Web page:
AU - Boothroyd, Derek B.

AU - Johnstone, Iain M.

AU - Marcus, Frank I.

AU - Hahn, Elizabeth

AU - Hartz, Vernon

AU - Mason, Jay W.

PY - 1997/1/1

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N2 - Background: Serial antiarrhythmic drug testing guided by Holter monitoring and electrophysiologic study had similar clinical outcomes in the Electrophysiologic Study versus Electrocardiographic Monitoring (ESVEM) trial, while patients treated with sotalol had improved outcomes. The purpose of this study was to compare long-term cost effectiveness of these management alternatives. Methods: Patients in the ESVEM trial were linked to computerized files of either the Health Care Finance Administration or the Department of Veterans Affairs. Total hospital costs and survival time over five year follow-up were measured using actuarial methods, and cost-effectiveness was calculated. Results: Patients randomized to therapy guided by electrophysiologic study had more hospital admissions, higher costs, and a cost-effectiveness ratio of $162,500 per life year added compared with therapy guided by Holter monitoring. Patients randomized to sotalol had fewer hospitalizations, lower costs, and better survival than patients randomized to other drugs, and sotalol was a dominant strategy in the cost effectiveness analysis. Patients for whom an effective drug was found had fewer hospital admissions, lower costs, and longer survival. These findings were robust in sensitivity analyses and in bootstrap replications. Conclusions: Serial drug testing guided by electrophysiologic study had an unfavorable cost-effectiveness ratio relative to Holter monitoring, while sotalol was cost effective relative to other antiarrhythmic drugs.

AB - Background: Serial antiarrhythmic drug testing guided by Holter monitoring and electrophysiologic study had similar clinical outcomes in the Electrophysiologic Study versus Electrocardiographic Monitoring (ESVEM) trial, while patients treated with sotalol had improved outcomes. The purpose of this study was to compare long-term cost effectiveness of these management alternatives. Methods: Patients in the ESVEM trial were linked to computerized files of either the Health Care Finance Administration or the Department of Veterans Affairs. Total hospital costs and survival time over five year follow-up were measured using actuarial methods, and cost-effectiveness was calculated. Results: Patients randomized to therapy guided by electrophysiologic study had more hospital admissions, higher costs, and a cost-effectiveness ratio of $162,500 per life year added compared with therapy guided by Holter monitoring. Patients randomized to sotalol had fewer hospitalizations, lower costs, and better survival than patients randomized to other drugs, and sotalol was a dominant strategy in the cost effectiveness analysis. Patients for whom an effective drug was found had fewer hospital admissions, lower costs, and longer survival. These findings were robust in sensitivity analyses and in bootstrap replications. Conclusions: Serial drug testing guided by electrophysiologic study had an unfavorable cost-effectiveness ratio relative to Holter monitoring, while sotalol was cost effective relative to other antiarrhythmic drugs.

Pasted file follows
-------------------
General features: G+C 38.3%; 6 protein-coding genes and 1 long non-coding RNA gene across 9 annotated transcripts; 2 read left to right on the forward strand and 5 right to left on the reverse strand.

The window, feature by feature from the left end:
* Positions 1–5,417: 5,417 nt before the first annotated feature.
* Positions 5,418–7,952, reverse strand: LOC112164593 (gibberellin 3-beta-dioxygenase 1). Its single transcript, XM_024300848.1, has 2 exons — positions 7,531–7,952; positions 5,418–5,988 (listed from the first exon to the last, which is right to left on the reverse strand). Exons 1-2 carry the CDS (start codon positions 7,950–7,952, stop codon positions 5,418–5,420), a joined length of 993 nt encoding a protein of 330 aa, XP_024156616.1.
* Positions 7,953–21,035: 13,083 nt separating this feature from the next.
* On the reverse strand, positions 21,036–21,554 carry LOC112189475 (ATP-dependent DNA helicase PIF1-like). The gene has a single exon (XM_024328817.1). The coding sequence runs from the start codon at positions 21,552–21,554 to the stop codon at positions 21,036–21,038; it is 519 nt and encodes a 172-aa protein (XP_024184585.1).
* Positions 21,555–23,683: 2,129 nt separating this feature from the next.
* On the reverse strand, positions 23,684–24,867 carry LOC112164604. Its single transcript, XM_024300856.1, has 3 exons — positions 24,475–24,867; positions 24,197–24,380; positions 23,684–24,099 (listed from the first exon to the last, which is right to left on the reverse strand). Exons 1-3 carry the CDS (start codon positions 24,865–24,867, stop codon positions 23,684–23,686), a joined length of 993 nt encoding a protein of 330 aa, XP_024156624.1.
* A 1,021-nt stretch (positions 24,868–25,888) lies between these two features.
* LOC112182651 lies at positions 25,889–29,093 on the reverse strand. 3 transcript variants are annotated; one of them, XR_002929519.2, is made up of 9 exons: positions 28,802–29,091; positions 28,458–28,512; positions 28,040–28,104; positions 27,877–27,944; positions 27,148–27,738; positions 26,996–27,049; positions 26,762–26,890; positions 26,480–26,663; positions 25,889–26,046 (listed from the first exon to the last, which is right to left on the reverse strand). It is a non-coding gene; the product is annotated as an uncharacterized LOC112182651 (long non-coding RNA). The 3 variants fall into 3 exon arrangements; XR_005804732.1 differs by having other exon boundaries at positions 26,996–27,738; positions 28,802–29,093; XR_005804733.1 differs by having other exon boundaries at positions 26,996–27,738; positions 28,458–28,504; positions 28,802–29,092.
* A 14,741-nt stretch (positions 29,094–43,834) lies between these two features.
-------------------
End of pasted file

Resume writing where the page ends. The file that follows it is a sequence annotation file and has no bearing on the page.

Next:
KW - Ambulatory ECG monitoring

KW - Cost-effectiveness analysis

KW - Electrophysiologic testing

KW - Randomized trial

KW - Sotalol

KW - Ventricular arrhythmia